After this course student can Describe the services given by operating systems, and how those services work. Describe general operating systems structures with their interfaces. Describe the position of the operating system in modern data processing environment. Describe the tasks and the structure of operating systems. Describe the control systems and tasks to manage processes and threads. Describe different methods to protect processes and the use of different processor states (user/privileged) for that purpose. Describe various ways to execute threads at different levels. Describe basic scheduling techniques for one processor systems, multiprocesor systems, and real time systems. Compare the suitability of scheduling techniques with different work loads. Select and explain the most practical way to execute threads for given software system. Explain, how shared memory and other methods are used for process and thread communication. Explain the need for concurrency in applications. Explain with examples, which factors lead to concurrent actions at hardware and software level. Explain the importance of different scenarios when examining the execution of concurrent programs. Give examples of common problems that may result in an incorrect concurrent solution. Explain the nondeterministic nature of the concurrent processes and its effects. Explain the advantages, disadvantages, implementation levels and implementation methods of concurrency. Explain the requirements for solutions to the concurrency proble (e.g., define correctness and correctness in all scenarios) and find a scenario leading to an erroneous outcome. Explain the basic concepts of concurrent execution: atomicity, critical phase (or section), synchronization, communication, deadlock. Explain the basic concurrency problems: critical section problem, turn ticket, readers-writers, producer-consumer, client server, and boom synchronization. Describe the occurrence of a deadlock, and explain the necessary and adequate conditions for deadlock to occur. Design the solution to critical section problem using the most appropriate method: interrupt disabling, busy-wait, semaphore, monitor, messages. Explain the semaphore and monitor structures, and use them correctly in problem solving. Apply basic concurrency solution models in practical problem solving. Explain, how deadlock can be detected with the DDA algorithm, how the detected deadlock can be recovered from, and how deadlock can be prevented in advance by either the banker's algorithm or other means. Describe the general principle and key concepts of virtual memory (VM) implementation (paging, page table, address translation, TLB, page faults). Describe multi-level paged VM operation. Simulate at algorithm level the address translation in (multi-level) paged VM system. Analyze, how page size affects process operation and page table size. Justify selecting certain page size. Describe the benefits and disadvantages of (multilevel) paging and segmentation methods. Describe at algorithm level the VM implementation: page fetch and replacement policies, resident set size management policies, multiprogramming level policies. Describe the basic structure of the file system and its components. Explain how communication between peripheral devices and operating system works. Explain the basic scheduling algorithms for hard disk. Explain the basic idea of ??RAID implementations. Explain different RAID implementations and compare their features. Explain various file organization types and when they are practical to use (pile, sequential, indexed sequential, indexed, hashed). Explain use of B-trees in index implementation for files. Explain basic operating system security threats and the methods to secure the operating system against them. Explain the access control mechanisms in operating systems.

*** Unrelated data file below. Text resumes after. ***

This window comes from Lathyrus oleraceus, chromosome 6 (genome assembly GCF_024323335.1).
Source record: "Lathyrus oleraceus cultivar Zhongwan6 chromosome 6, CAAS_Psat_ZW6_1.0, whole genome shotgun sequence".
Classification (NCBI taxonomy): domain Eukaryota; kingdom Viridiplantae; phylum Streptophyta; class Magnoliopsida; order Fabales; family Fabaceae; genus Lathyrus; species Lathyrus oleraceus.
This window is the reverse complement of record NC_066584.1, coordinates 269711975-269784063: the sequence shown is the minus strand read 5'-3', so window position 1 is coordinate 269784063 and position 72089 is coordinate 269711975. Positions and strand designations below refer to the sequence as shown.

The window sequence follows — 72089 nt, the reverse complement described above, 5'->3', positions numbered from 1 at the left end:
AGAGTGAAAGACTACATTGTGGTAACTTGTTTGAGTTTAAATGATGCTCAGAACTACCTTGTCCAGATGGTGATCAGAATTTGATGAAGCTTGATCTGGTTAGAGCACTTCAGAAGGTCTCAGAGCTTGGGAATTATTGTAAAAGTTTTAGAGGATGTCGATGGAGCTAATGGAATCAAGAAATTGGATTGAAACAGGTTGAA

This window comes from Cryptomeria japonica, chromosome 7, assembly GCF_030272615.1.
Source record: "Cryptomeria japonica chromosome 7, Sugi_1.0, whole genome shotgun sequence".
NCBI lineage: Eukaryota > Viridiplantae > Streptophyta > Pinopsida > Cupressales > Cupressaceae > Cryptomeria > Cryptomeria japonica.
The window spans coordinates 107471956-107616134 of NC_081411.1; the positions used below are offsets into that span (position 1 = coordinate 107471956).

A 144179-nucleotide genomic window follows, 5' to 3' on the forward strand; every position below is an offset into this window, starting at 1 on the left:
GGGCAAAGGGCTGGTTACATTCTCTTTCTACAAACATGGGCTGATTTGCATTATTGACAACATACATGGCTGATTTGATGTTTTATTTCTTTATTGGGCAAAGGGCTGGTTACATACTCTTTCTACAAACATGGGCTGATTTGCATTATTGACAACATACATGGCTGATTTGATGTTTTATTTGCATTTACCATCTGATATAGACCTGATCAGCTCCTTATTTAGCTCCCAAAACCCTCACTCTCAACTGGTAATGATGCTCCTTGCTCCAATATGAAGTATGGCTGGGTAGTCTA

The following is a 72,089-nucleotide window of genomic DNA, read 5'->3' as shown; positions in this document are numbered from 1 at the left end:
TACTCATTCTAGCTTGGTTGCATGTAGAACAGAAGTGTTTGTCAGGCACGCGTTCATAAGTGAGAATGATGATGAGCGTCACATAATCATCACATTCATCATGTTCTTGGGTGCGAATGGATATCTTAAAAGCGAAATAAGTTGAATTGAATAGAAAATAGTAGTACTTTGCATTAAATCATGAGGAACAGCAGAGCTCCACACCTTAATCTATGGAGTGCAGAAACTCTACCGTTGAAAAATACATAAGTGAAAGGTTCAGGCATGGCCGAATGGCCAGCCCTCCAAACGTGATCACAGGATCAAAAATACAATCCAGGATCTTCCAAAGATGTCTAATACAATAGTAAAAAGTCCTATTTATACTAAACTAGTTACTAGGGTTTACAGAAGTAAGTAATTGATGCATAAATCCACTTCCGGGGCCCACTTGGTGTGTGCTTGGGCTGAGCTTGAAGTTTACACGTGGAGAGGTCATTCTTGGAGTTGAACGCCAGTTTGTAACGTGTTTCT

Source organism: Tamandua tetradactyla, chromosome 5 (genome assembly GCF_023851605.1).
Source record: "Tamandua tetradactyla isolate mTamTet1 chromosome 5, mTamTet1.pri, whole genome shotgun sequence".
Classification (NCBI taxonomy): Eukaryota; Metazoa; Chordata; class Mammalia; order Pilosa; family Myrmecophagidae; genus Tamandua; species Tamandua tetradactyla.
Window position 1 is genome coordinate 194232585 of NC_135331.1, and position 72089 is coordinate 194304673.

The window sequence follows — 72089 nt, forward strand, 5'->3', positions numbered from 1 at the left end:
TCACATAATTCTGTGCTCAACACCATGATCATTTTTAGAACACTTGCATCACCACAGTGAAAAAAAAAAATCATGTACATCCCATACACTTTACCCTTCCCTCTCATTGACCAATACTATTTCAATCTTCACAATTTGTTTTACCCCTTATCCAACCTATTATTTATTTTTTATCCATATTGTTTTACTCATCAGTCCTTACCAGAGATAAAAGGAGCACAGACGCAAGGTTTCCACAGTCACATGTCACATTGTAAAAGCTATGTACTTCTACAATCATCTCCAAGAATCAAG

1st or 2nd year of studies, after the course Computer Organization I. Normal lecture course offered in period 3 in Spring semesters.
Operating systems structure and basic operating principles Processes and threads Mutual exclusion problem, synchronization problem, deadlock and starvation Memory management, virtual memory Process and thread scheduling (one processor systems, multiprocessor systems and real time systems) I/O management, disk scheduling, RAID, file management Operating system security, access control mechanisms
William Stallings, Operating Systems - Internals and Design Principles, 9th ed, Pearson 2018. All students should have access to the text book. New editions for the text book can be taken to use immediately after publication.
Student: lectures with small group discussions, doing the homeworks independently and discussing them in (small) groups in practice sessions, exams. Instructor and teaching assistants: creating the lecture material, lectures, supervising exams, homeworks and their solutions, supervising practice sessions, making exam questions and answers for them, grading the exams, supervising teaching assistants, updating course information in web, bookkeeping for the course, student grading.
Course grading is based of performance in exams as well as doing the homeworks and discussing the solutions
for them in practice sessions. Grade is given in scale 0-5.
Lecture course contains lectures, practice sessions and mini exams during lectures. You must be present in practice sessions and exams. With separate (final) exam, the grade is based solely on that exam.